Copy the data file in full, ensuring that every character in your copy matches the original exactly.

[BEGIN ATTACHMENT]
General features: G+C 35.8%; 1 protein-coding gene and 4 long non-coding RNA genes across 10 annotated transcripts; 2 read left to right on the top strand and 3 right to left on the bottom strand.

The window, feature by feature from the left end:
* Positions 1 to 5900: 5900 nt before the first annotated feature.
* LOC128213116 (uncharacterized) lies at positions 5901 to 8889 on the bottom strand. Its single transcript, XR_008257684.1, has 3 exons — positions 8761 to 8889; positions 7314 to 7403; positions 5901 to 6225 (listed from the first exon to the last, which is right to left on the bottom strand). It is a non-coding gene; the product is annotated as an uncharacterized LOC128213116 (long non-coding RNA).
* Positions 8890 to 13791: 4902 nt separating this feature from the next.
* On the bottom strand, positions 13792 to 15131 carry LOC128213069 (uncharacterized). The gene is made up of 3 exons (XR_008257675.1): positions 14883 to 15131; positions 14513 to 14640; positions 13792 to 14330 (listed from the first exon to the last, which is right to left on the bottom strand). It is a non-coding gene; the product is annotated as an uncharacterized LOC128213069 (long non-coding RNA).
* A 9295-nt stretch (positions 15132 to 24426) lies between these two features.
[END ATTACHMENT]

General features: G+C 35.8%; 1 protein-coding gene and 4 long non-coding RNA genes across 10 annotated transcripts; 2 read left to right on the top strand and 3 right to left on the bottom strand.

The window, feature by feature from the left end:
* Positions 1 to 5900: 5900 nt before the first annotated feature.
* LOC128213116 (uncharacterized) lies at positions 5901 to 8889 on the bottom strand. Its single transcript, XR_008257684.1, has 3 exons — positions 8761 to 8889; positions 7314 to 7403; positions 5901 to 6225 (listed from the first exon to the last, which is right to left on the bottom strand). It is a non-coding gene; the product is annotated as an uncharacterized LOC128213116 (long non-coding RNA).
* Positions 8890 to 13791: 4902 nt separating this feature from the next.
* On the bottom strand, positions 13792 to 15131 carry LOC128213069 (uncharacterized). The gene is made up of 3 exons (XR_008257675.1): positions 14883 to 15131; positions 14513 to 14640; positions 13792 to 14330 (listed from the first exon to the last, which is right to left on the bottom strand). It is a non-coding gene; the product is annotated as an uncharacterized LOC128213069 (long non-coding RNA).
* A 9295-nt stretch (positions 15132 to 24426) lies between these two features.